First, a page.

BIGGA launches campaign to train network of ‘mental health first aiders’
BIGGA has launched a campaign that will see the membership organisation combat a recognised rise in mental health struggles among golf club staff.
BIGGA has pledged to create 100 mental health first aiders during 2023, who will receive training that will give them the skills to support golf greenkeepers and other clubhouse staff through the any difficulties they may be experiencing.
The campaign is being led by BIGGA’s Steve Dudley-Brown, himself a former greenkeeper and course manager with 25 years’ experience in the industry.
Steve said: “During my career as a greenkeeper, I experienced several of my colleagues having mental health difficulties. It’s a scary situation knowing that you have someone in front of you and they are upset and afraid. You want to try and support them the best you can. This training course will give people the ability to understand a little more about what the person is going through and point them in the right direction for help.”
Poor mental health is one of the biggest challenges facing society today. A much-quoted fact is that 75% of deaths of men aged 50 and under are due to suicide, making it the biggest cause of death in that age bracket. The greenkeeping industry itself has been rocked by several tragic losses in recent years and in 2021 BIGGA undertook a survey that revealed 80% of greenkeepers had worried about the mental health of a colleague.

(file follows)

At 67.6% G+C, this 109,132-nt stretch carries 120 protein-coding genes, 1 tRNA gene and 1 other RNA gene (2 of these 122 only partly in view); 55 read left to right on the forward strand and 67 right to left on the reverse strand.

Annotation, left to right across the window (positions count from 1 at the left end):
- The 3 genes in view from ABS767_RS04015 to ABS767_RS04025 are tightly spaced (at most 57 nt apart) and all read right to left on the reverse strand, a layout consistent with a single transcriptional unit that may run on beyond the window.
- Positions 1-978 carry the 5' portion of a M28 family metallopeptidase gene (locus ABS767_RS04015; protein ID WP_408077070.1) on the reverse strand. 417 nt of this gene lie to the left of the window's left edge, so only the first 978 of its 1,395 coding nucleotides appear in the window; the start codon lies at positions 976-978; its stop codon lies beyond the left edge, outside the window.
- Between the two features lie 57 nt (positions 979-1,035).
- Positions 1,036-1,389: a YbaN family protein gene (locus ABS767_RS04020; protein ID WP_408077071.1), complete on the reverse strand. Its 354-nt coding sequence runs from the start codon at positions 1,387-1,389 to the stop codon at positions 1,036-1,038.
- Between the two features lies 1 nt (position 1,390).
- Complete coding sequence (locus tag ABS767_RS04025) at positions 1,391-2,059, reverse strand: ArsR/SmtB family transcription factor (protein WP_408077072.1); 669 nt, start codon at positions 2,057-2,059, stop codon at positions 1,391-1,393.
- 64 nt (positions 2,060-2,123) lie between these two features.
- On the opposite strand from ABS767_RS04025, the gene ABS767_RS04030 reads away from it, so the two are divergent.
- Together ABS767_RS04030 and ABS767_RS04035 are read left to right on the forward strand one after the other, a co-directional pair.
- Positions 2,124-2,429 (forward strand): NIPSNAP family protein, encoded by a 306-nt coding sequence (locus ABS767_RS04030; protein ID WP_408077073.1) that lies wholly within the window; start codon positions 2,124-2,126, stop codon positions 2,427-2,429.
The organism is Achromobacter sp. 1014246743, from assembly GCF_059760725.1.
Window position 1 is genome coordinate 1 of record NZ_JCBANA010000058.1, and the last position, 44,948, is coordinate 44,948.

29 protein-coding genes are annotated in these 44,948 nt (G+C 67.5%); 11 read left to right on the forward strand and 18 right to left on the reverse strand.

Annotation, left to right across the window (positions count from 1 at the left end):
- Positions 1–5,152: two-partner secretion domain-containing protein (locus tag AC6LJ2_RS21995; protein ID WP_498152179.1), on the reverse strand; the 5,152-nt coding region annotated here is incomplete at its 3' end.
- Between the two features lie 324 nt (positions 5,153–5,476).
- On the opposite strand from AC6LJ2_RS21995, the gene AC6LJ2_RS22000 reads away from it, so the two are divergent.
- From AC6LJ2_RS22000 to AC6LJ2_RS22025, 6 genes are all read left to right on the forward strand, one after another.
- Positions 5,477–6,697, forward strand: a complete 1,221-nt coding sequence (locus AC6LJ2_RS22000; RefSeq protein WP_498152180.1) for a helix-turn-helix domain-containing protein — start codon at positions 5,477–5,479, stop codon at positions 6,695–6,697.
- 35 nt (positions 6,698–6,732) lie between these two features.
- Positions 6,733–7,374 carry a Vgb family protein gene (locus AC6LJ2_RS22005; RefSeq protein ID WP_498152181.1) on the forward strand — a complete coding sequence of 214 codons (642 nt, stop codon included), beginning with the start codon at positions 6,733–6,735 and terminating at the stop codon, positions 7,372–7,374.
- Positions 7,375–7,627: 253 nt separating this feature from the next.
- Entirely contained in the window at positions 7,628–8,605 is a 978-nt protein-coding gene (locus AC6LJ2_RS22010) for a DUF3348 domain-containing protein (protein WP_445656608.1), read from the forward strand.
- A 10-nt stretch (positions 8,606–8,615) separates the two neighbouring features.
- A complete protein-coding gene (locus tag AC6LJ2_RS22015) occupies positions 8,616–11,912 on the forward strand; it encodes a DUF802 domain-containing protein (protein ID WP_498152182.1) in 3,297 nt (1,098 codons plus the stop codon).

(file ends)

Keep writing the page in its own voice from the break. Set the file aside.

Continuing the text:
Working environments and money concerns are major causes of stress and mental health problems and BIGGA is working alongside golf’s governing bodies to improve governance and working practices at golf clubs. Stronger, more positive and respectful working environments should help relieve some of the undue pressures placed upon staff at present.
To further support those working in the golf industry, BIGGA has launched its campaign to train 100 mental health first aiders across the country. The training course provides the first aiders with knowledge to help them recognise signs or signals that colleagues or friends may be experiencing difficulties and information to direct others towards available help.
The cost of the course is being met by BIGGA with support from The R&A and participants will receive a certificate from Mental Health England. In addition, participants will receive three years’ ongoing training and support from Mental Health England.
The opportunity to get involved is open to BIGGA members, including greenkeepers and trade representatives who spend much of their time on the road, visiting greenkeeping teams.
The first course will be held in February at Edgbaston Golf Club and further events will be hosted around the country, helping to build a national network of mental health first aiders.
For more information or to register an interest, email [email protected]
Karl has been head of communications for BIGGA since March 2016. His duties include editing the monthly Greenkeeper International magazine, in addition to other communications activities for the association.